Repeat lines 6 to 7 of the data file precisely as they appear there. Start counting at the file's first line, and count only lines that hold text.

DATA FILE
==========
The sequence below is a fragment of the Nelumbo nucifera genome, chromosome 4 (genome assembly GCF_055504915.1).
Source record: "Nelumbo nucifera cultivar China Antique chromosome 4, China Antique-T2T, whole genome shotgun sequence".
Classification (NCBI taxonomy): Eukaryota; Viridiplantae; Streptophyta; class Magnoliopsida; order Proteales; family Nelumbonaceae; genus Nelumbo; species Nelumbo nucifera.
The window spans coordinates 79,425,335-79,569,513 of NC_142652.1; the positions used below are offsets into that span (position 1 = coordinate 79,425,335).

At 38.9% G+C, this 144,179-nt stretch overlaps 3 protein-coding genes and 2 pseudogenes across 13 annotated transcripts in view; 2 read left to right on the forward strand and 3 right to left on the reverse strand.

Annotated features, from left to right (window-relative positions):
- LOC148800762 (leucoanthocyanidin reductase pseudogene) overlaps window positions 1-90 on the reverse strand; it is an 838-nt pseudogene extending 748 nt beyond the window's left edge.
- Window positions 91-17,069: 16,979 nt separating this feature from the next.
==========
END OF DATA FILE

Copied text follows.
Annotated features, from left to right (window-relative positions):
- LOC148800762 (leucoanthocyanidin reductase pseudogene) overlaps window positions 1-90 on the reverse strand; it is an 838-nt pseudogene extending 748 nt beyond the window's left edge.